New York gays must file separate tax returns

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Gay couples who marry outside the state of New York cannot file joint tax returns, according to the New York Department of Taxation and Finance.

In response to petitions filed by Lambda Legal, officials cited state tax law and said that New York same-sex married couples cannot file their taxes jointly as married couples.

Alphonso David, attorney at Lambda Legal, an organisation committed to recognition of gay rights, said: “It’s tax time, that time of year when all New Yorkers are united in fulfilling their financial responsibility to the state, but same-sex couples who married out of state and are just as married as any other married couple in New York, are forced to say that they are not married for tax purposes.

“The Department’s decision is short-sighted for a number of reasons, including the fact that some married same-sex couples would shoulder a heavier financial obligation to the state if their marital status were recognized for tax purposes.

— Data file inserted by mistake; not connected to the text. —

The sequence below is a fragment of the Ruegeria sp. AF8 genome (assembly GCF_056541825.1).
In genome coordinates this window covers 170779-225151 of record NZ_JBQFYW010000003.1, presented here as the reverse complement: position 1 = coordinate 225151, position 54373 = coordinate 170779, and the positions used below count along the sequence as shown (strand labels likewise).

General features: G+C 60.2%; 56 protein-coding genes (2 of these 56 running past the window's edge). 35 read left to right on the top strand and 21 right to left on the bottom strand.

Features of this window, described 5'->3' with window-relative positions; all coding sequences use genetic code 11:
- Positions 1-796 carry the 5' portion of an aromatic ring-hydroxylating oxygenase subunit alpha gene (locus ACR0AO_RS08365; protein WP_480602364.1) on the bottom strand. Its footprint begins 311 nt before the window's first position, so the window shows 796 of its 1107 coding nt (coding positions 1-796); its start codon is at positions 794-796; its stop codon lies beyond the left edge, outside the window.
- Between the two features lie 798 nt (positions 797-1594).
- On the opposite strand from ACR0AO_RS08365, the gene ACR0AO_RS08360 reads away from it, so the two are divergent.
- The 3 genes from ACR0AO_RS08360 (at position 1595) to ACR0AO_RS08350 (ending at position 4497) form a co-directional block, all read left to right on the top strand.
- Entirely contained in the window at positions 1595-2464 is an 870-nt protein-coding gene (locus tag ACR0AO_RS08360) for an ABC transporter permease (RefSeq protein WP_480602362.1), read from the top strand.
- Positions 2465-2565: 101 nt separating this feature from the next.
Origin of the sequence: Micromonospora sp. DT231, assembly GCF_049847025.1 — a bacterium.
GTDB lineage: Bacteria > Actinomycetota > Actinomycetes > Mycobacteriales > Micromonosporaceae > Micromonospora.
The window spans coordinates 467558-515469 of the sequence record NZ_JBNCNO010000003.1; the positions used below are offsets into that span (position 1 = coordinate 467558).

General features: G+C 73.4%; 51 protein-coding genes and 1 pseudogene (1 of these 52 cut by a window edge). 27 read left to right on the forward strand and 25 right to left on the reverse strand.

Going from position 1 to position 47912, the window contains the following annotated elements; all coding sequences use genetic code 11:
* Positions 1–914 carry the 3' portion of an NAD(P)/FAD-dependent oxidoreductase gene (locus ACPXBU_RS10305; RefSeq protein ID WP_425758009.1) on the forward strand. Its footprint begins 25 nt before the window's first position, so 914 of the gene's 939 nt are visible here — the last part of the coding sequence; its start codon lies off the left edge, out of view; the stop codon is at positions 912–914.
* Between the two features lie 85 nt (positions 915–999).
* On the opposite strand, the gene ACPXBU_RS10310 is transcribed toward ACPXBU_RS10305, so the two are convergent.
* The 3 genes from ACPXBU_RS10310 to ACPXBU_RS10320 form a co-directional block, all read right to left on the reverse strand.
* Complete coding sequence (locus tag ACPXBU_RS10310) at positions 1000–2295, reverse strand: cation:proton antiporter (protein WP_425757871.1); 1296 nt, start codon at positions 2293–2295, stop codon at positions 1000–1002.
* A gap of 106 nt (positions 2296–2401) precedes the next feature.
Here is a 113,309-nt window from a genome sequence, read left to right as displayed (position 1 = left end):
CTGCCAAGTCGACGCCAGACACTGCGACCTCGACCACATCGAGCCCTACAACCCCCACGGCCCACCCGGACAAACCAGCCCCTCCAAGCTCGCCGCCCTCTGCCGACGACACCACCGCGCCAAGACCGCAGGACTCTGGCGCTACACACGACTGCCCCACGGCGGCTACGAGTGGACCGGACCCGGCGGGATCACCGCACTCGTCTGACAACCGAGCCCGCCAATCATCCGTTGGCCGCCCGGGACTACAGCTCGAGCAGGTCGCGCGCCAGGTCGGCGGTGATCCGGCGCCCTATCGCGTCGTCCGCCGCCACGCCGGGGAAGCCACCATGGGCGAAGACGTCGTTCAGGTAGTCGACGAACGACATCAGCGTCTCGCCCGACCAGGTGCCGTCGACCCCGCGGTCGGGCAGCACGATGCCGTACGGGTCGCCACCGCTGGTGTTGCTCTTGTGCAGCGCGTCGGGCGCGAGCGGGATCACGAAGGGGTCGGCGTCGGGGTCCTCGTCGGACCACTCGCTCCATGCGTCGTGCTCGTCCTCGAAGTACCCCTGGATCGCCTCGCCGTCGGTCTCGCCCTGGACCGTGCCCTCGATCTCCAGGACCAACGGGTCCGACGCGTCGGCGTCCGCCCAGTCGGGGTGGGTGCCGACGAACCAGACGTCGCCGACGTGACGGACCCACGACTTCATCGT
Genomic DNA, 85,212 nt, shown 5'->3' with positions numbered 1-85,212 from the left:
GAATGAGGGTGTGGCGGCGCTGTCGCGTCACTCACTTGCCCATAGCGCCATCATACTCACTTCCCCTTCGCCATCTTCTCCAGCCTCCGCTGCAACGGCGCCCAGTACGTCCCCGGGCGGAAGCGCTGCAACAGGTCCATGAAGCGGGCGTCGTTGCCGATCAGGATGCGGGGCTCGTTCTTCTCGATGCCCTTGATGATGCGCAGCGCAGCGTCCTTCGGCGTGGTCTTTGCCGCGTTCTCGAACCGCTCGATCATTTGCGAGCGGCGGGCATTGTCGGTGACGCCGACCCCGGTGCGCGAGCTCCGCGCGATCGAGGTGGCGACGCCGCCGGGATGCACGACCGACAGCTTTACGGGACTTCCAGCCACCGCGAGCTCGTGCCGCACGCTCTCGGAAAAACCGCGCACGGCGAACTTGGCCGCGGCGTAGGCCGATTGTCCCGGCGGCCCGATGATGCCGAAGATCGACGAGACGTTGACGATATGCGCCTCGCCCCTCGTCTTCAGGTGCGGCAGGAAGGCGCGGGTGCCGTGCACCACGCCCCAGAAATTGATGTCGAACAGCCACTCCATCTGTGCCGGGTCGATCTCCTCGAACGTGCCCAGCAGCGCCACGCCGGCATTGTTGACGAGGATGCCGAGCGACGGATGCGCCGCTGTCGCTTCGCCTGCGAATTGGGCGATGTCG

Susan Sommer, senior counsel at Lambda Legal said: “The tax department concluded its hands were tied by a tax provision that is inconsistent with how the rest of New York law treats same-sex couples.

“This decision highlights why it is important that same-sex couples be allowed to marry right here in New York.”

John Galanti and John Hotchkiss, who were married in Canada and represented by Lambda Legal in the petition, would have had to pay more taxes if the Department had allowed same-sex couples to file jointly.

“We were willing to do our part for New York, but New York wasn’t willing to do its part for us,” said Mr Galanti.

The tax department said: “Since the petitioner’s marriage to his same-sex partner is not a marriage for federal income tax purposes, it is not a marriage for New York State personal income tax purposes.”